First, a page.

FULL STORY: Nance may resign his position
Has been Ironton Schools superintendent since 2003
At a special meeting of the Ironton Board of Education on Tuesday, Ironton Schools Superintendent Dean Nance and the school board came to a “conceptual” agreement” that Nance might step down from his position at the end of the school year and beginning in the fall, could be a teacher at the high school.
The special meeting began at 5:30 p.m. at the Ironton City Schools office and the board went into executive session after reading of the purpose of the meeting.
Around 7:45 p.m., they came out of executive session and Nance gave a written statement.
“Conceptually, the board and I have reached an agreement, subject to my attorney’s approval,” Nance read. “If all the terms and conditions are agreed upon and included in the contract, I will be submitting my resignation to the board before the next board meeting.”
The board will discuss the matter at their regular meeting at Ironton High School auditorium at 5:30 p.m. on Jan. 22.
Nance was hired as superintendent in April 2003 after being the Ironton High School principal for two years.
Nance spoke after the meeting that nothing official took place on Tuesday “other than we have a tentative verbal agreement and if that agreement is approved by my attorney and all the terms and conditions are met, then I will be submitting my resignation as superintendent. But I will be a teacher in the Ironton school system.”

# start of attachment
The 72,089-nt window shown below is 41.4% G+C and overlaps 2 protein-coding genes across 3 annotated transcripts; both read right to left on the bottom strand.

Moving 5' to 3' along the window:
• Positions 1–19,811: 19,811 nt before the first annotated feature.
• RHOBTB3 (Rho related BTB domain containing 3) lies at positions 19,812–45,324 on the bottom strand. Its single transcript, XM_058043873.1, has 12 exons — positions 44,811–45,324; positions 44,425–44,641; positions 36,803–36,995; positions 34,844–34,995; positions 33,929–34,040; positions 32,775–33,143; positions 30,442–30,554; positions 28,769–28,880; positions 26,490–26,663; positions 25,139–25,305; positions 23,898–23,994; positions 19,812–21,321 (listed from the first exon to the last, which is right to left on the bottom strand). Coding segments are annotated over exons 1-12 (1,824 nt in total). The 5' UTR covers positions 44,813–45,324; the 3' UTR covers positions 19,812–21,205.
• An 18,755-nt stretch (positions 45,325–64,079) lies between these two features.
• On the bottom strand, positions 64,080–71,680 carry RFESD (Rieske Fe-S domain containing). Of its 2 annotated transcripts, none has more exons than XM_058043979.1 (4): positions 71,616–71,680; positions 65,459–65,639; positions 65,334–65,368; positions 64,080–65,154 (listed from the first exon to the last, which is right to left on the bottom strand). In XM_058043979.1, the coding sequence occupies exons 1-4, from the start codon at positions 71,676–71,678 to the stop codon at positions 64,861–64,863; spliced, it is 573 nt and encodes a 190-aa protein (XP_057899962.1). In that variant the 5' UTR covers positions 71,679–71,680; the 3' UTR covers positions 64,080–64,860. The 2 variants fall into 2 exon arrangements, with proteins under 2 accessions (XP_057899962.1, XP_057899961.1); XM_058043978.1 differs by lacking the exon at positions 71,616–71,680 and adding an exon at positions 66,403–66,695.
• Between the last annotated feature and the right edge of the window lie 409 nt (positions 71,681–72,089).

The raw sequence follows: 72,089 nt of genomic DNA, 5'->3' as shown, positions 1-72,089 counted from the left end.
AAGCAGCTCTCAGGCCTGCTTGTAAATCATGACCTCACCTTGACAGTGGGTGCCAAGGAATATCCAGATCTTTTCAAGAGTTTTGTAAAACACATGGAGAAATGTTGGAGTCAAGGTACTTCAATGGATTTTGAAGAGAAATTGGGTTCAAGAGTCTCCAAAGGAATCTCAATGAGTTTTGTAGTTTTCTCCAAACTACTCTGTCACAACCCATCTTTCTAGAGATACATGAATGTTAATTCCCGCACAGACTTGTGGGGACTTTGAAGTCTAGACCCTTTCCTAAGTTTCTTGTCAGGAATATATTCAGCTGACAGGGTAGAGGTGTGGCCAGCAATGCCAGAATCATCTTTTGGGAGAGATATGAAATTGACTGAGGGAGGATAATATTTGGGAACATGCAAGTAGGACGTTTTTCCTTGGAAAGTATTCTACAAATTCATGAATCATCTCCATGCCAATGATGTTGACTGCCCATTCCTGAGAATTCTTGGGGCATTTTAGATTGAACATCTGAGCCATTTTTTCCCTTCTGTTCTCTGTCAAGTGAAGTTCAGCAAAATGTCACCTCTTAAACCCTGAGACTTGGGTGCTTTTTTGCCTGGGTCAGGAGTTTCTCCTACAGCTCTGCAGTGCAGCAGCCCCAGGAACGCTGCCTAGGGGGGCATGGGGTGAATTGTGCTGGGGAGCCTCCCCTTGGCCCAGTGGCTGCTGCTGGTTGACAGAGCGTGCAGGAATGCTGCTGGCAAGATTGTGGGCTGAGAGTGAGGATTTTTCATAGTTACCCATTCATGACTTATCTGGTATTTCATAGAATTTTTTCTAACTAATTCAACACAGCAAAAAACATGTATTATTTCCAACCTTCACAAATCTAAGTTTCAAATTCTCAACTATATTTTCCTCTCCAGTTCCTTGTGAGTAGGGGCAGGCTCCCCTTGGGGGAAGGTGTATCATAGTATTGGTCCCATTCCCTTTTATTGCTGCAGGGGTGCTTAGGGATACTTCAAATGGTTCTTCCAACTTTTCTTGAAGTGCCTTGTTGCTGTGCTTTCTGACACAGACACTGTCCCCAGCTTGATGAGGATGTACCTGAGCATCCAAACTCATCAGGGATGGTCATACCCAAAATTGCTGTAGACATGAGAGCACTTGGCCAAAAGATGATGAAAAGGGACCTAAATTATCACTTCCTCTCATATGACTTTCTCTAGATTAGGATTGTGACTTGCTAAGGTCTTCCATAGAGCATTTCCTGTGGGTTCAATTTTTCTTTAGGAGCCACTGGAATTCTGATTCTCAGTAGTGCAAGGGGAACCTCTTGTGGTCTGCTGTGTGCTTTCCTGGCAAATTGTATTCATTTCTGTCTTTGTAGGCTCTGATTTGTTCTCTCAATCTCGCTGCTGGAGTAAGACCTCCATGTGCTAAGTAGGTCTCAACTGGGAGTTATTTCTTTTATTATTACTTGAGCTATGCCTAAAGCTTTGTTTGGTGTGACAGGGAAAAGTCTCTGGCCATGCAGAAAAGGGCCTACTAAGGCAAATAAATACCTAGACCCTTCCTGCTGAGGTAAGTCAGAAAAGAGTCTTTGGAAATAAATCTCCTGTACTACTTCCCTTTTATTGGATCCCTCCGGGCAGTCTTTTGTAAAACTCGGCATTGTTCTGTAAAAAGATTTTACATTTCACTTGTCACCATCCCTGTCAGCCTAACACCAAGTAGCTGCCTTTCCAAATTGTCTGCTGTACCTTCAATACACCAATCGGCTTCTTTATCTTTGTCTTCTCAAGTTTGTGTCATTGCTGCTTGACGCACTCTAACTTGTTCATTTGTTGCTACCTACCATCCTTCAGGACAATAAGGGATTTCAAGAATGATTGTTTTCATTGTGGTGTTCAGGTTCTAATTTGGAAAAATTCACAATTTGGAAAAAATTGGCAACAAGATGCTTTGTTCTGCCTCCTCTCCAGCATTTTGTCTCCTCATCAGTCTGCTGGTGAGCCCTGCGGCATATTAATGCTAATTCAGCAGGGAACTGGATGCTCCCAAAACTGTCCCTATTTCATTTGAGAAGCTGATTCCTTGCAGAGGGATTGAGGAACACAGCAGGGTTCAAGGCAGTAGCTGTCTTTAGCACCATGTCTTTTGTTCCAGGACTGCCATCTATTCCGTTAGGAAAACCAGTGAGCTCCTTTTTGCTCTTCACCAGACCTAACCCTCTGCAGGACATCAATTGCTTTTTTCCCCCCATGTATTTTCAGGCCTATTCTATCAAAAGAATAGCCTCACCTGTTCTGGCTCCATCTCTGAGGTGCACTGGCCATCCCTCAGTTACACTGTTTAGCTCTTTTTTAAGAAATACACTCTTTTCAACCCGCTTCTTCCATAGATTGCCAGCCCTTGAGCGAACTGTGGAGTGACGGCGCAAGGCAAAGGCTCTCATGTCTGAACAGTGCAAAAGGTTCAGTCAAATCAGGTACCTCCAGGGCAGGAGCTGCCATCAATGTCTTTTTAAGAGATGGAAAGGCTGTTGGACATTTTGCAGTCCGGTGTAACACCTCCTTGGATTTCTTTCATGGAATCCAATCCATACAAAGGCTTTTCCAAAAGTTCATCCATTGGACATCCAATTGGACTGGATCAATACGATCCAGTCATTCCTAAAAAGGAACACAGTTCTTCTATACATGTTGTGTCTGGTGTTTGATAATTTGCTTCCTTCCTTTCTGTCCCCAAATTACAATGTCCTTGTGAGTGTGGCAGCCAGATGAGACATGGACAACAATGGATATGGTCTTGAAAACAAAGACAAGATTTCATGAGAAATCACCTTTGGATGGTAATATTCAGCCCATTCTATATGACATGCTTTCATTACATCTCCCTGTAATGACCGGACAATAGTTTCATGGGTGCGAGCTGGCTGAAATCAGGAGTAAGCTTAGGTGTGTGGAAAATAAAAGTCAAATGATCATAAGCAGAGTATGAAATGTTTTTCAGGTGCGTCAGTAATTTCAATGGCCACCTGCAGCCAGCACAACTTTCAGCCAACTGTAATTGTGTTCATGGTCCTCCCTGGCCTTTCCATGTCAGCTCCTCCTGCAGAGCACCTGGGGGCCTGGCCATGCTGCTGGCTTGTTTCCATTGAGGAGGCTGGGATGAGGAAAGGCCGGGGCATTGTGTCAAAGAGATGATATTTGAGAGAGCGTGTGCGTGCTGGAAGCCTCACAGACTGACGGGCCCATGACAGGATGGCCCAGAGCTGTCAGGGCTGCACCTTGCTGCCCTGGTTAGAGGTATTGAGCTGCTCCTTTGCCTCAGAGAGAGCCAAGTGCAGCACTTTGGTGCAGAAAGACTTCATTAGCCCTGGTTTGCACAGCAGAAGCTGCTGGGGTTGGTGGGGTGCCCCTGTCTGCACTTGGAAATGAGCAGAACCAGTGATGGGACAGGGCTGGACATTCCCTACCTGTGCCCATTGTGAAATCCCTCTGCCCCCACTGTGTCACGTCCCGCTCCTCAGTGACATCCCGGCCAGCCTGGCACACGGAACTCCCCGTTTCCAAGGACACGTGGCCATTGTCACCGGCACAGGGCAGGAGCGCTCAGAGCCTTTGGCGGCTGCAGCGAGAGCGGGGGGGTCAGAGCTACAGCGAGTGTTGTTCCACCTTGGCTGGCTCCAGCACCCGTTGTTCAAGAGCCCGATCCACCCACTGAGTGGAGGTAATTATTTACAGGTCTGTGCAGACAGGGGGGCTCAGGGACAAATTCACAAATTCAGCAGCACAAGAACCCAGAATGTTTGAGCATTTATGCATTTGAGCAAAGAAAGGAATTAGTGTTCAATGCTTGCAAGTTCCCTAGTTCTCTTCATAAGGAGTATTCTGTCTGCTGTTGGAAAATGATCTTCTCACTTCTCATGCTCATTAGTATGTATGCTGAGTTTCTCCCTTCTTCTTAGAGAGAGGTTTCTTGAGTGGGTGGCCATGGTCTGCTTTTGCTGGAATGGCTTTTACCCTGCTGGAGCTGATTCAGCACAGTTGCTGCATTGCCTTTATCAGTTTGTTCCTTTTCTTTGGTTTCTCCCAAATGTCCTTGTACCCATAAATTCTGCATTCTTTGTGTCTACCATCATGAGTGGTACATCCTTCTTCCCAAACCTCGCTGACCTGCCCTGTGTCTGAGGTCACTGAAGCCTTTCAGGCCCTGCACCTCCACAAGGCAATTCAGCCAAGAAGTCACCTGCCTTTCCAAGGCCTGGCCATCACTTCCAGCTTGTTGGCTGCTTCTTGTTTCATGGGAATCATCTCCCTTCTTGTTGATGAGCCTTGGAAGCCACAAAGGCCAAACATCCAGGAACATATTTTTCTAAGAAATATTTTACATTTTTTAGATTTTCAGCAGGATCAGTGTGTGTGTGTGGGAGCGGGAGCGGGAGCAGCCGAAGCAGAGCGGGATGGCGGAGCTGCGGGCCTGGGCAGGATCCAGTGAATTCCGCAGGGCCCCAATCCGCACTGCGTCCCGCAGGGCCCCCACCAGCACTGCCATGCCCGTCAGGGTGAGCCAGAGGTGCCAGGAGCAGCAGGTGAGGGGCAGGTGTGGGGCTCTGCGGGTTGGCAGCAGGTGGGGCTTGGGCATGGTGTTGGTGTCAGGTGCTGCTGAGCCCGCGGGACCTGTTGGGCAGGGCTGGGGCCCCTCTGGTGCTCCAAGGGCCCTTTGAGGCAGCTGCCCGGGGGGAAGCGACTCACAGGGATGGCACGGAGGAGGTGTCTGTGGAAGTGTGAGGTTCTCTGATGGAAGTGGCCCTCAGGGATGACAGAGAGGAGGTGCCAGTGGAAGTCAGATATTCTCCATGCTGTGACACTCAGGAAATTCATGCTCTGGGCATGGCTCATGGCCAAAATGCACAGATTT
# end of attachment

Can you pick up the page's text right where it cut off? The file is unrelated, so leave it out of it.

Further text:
The agreement wouldn’t go into effect until July 31, when the Ironton’s school year ends.
“Then I would be teaching whatever position that the lowest seniority person in my area of teaching,” Nance said.
He is certified to teach grades 7-12 in math, biology, life science and earth science.
Nance said he has great teachers and co-workers at the school.
“I think the board is being very fair,” he added.
Ironton School Board President Tim Johnson also spoke after the meeting.
“It was a mutual agreement between the two of us. It was something he was amendable to and we were amendable to,” he said. “We haven’t done well on our state report cards in the last two cycles, so we thought it would be worth a discussion tonight to talk to Mr. Nance about that.”